_{k}is the bandwidth of the VM, size

_{k}is the VM size in MB and vmm

_{k}is the virtual machine manager [41,42].

#### 3.2. Performance Parameters

#### 3.2.1. Makespan

#### 3.2.2. Resource Utilization (Ru)

## 4. Hybrid Genetic Algorithms

#### 4.1. Task-Scheduling Policies

#### 4.1.1. Time-Shared

#### 4.1.2. Space-Shared

- Cloudlet Scheduler—Space-Shared;
- VM Scheduler—Time-Shared;
- PE to VM scheduling in host—Space-Shared.

#### 4.2. Proposed Algorithms

#### 4.2.1. Parameter Tuning in Genetic Algorithm

#### 4.2.2. Encoding

_{1}, T

_{2}, T

_{3}, T

_{4}, T

_{5}, and T

_{6}. Three virtual machines (R

_{1}, R

_{2}, and R

_{3}) must be assigned to tasks. We let the chromosome be v = 3, 2, 3, 1, 2, 2. This indicates that T

_{1}is allocated to R

_{3}. The corresponding ${\text{}\mathrm{R}}_{2}$, ${\mathrm{R}}_{3}$, ${\mathrm{R}}_{1}$, ${\text{}\mathrm{R}}_{2}$, and ${\text{}\mathrm{R}}_{2}$ values are assigned to T

_{2}, T

_{3}, T

_{4}, T

_{5}, and T

_{6}. There are three task pools since there are three VMs. R

_{1}only receives one job in the mapping defined for chromosome v, so the pool ${\mathrm{R}}_{1}=${${\mathrm{T}}_{4}$}, ${\text{}\mathrm{R}}_{2}=${${\mathrm{T}}_{2},$ ${\mathrm{T}}_{5}$, ${\mathrm{T}}_{6}$} and ${\mathrm{R}}_{3}$ = {${\mathrm{T}}_{1},{\text{}\mathrm{T}}_{3}$}. The aim of GA_FCFS and GA_RR is to identify a chromosome that represents a mapping that is best suited for achieving better and improved makespan and resource utilization.

**Proposed Hybrid Virtual Machine Allocation policy for load balancing**

Algorithm 1: Hybrid Virtual Machine Allocation Algorithm |

Input: |

-Cloudlet list: The tasks to be assigned to the VMs; |

-VM list: The total number of virtual machines; |

-Host list: Total number of hosts in the datacenter; |

-GA parameters: Selection, Crossover, Mutation. |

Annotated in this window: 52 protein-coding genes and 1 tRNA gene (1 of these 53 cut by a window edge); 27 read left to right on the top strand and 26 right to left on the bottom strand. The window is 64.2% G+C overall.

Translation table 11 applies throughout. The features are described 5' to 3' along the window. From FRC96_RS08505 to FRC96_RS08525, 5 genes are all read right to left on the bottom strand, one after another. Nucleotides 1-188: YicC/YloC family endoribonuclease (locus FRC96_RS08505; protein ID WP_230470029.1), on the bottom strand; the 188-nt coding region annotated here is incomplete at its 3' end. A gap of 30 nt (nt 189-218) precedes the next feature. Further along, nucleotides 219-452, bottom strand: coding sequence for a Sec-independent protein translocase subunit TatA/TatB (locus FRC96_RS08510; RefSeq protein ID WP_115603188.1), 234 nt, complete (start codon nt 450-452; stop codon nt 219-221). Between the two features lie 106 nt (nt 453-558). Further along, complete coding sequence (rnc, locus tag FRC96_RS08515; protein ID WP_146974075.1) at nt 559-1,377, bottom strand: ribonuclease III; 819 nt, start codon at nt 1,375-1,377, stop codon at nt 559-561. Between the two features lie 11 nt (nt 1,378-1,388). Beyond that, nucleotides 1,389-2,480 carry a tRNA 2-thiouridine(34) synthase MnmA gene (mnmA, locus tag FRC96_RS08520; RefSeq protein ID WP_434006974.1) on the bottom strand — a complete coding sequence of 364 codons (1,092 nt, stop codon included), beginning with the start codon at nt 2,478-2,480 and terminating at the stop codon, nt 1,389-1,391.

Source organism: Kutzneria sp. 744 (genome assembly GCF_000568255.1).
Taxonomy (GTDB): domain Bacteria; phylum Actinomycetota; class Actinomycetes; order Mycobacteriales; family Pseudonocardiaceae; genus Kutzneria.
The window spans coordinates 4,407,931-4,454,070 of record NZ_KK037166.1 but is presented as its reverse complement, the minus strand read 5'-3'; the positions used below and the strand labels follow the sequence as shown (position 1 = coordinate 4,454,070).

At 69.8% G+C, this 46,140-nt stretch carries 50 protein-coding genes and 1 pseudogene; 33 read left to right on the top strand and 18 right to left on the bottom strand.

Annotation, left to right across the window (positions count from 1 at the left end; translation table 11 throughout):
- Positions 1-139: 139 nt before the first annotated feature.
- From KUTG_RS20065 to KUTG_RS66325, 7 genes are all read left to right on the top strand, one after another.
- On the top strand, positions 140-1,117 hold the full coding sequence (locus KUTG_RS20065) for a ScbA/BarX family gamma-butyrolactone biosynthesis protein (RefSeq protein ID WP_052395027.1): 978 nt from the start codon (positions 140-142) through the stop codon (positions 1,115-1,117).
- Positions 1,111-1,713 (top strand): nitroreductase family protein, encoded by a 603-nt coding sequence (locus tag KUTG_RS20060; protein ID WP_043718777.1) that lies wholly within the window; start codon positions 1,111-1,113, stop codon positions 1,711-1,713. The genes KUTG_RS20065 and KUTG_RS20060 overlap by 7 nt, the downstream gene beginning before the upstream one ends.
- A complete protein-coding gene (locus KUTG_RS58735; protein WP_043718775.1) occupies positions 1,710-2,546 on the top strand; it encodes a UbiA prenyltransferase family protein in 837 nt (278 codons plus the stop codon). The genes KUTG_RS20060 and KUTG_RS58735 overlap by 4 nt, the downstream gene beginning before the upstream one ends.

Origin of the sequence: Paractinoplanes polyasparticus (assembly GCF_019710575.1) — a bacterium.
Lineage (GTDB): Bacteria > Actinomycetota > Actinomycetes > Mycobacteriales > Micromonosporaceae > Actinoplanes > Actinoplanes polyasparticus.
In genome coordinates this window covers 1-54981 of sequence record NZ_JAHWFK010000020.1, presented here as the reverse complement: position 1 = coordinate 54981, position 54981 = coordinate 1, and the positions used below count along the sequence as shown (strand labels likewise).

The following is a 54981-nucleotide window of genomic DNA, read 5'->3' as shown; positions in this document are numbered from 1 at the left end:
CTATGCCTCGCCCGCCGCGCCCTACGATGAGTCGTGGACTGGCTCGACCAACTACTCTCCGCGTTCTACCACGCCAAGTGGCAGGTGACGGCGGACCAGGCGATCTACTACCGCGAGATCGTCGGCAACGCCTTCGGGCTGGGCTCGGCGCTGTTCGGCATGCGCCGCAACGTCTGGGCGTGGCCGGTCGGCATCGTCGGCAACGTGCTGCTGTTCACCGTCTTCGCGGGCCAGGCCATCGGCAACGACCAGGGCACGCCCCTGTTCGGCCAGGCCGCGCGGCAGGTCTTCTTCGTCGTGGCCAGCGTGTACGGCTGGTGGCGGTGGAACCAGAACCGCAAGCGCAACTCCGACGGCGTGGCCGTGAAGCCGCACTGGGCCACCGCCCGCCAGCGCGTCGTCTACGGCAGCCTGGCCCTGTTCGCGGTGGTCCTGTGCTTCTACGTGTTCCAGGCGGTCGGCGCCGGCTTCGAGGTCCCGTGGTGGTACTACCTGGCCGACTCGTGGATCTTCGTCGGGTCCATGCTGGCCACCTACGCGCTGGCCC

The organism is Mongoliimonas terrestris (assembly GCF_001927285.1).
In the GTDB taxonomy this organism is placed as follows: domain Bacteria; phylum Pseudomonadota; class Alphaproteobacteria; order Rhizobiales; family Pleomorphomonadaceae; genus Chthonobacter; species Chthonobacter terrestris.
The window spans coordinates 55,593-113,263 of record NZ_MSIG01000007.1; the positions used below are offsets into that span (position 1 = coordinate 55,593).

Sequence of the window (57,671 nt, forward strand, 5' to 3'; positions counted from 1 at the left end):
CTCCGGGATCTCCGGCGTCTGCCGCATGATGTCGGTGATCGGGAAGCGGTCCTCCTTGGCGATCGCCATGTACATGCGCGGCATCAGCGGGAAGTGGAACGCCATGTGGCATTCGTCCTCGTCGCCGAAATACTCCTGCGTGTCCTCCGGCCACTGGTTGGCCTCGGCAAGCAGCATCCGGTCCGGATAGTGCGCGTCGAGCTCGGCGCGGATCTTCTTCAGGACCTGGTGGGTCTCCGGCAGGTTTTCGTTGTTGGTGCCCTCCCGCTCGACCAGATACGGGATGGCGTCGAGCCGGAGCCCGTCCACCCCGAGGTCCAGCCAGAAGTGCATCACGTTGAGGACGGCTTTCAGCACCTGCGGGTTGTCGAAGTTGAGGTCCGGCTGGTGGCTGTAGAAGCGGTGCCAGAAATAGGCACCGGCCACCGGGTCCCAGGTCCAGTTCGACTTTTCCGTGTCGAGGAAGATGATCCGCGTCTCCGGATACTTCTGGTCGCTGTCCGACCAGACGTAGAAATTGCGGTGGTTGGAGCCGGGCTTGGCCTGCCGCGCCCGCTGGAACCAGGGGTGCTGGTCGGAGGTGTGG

Output: |

-VM allocation list. |

Method: |

-Read the workload traces from Los Alamos National Lab (LANL); |

-Create a container for storing the virtual machines; |

-Create VMs with parameters (id, userId, mips, pesNumber, ram, bw, size, vmm) with space shared scheduling policy for cloudlets; |

-Create a container for storing the cloudlets; |

-Read Cloudlets from the workload traces. |

Main program: |

Step1: Initialize the CloudSim package before creating any entity; |

Step 2: Create Datacenters; |

Step 3: Create Datacenter Broker; |

Step 4: Create VMs and send them to broker along with the cloudlets: Sort the cloudlets based on their completion time; Sort the VMs based on their MIPS value; Assign longest task to fastest processor. |

Hybrid Genetic Algorithm:Step 1: Initial PopulationGenerate the initial population of 20 chromosomes: Generate 19 chromosomes randomly; Take the 20th chromosome using FCFS. |

Step 2: Fitness FunctionMakespan and energy consumption are used for calculating the fitness function: $\mathrm{Fitness}=w\frac{ma{x}^{ec}-ec}{ma{x}^{ec}-mi{n}^{ec}}+w\frac{ma{x}^{ms}-ms}{ma{x}^{ms}-mi{n}^{ms}}.$ |

Step 3: SelectionUse roulette wheel selection. |

Step 4: CrossoverUse single-point crossover. |

Step 5: MutationCarry out the mutation operation. |

Step 6: Check the termination criteria If time <1,000,000 ms, Go back to step 2. Else Print the final allocation and the makespan. |

#### 4.2.3. Fitness Function

Algorithm 2: Fitness Function |

Initialize: k = −1, w1 = 0 |

make[] = no_cloudlets |

makespans[] = no_chromosomes |

for i = 0 to no_chromosomes do |

makespans[i] = 0 ec[i] = 0 |